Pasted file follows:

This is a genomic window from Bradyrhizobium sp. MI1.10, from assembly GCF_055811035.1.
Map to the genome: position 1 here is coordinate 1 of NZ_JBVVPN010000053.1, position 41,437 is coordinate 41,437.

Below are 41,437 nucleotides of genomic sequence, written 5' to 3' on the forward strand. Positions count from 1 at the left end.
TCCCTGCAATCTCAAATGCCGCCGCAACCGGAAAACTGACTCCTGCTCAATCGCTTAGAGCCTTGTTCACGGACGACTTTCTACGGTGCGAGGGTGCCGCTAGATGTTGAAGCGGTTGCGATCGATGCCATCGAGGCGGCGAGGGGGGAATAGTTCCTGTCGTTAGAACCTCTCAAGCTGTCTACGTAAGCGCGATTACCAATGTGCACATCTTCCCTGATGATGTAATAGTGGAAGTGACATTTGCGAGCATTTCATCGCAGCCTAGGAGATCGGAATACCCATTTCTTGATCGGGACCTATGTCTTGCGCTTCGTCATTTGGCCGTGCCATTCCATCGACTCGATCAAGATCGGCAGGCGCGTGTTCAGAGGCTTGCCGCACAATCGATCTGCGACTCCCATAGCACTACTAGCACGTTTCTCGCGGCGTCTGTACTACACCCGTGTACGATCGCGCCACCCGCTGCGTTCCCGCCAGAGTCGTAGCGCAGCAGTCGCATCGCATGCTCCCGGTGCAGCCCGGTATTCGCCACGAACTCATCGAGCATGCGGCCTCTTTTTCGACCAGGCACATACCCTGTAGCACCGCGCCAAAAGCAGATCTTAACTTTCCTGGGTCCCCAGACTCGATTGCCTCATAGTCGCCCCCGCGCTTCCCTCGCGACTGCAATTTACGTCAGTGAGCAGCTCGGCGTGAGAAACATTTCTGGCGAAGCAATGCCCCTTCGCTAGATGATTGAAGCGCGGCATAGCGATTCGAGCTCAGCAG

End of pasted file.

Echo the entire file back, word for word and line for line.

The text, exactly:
This is a genomic window from Bradyrhizobium sp. MI1.10, from assembly GCF_055811035.1.
Map to the genome: position 1 here is coordinate 1 of NZ_JBVVPN010000053.1, position 41,437 is coordinate 41,437.

Below are 41,437 nucleotides of genomic sequence, written 5' to 3' on the forward strand. Positions count from 1 at the left end.
TCCCTGCAATCTCAAATGCCGCCGCAACCGGAAAACTGACTCCTGCTCAATCGCTTAGAGCCTTGTTCACGGACGACTTTCTACGGTGCGAGGGTGCCGCTAGATGTTGAAGCGGTTGCGATCGATGCCATCGAGGCGGCGAGGGGGGAATAGTTCCTGTCGTTAGAACCTCTCAAGCTGTCTACGTAAGCGCGATTACCAATGTGCACATCTTCCCTGATGATGTAATAGTGGAAGTGACATTTGCGAGCATTTCATCGCAGCCTAGGAGATCGGAATACCCATTTCTTGATCGGGACCTATGTCTTGCGCTTCGTCATTTGGCCGTGCCATTCCATCGACTCGATCAAGATCGGCAGGCGCGTGTTCAGAGGCTTGCCGCACAATCGATCTGCGACTCCCATAGCACTACTAGCACGTTTCTCGCGGCGTCTGTACTACACCCGTGTACGATCGCGCCACCCGCTGCGTTCCCGCCAGAGTCGTAGCGCAGCAGTCGCATCGCATGCTCCCGGTGCAGCCCGGTATTCGCCACGAACTCATCGAGCATGCGGCCTCTTTTTCGACCAGGCACATACCCTGTAGCACCGCGCCAAAAGCAGATCTTAACTTTCCTGGGTCCCCAGACTCGATTGCCTCATAGTCGCCCCCGCGCTTCCCTCGCGACTGCAATTTACGTCAGTGAGCAGCTCGGCGTGAGAAACATTTCTGGCGAAGCAATGCCCCTTCGCTAGATGATTGAAGCGCGGCATAGCGATTCGAGCTCAGCAG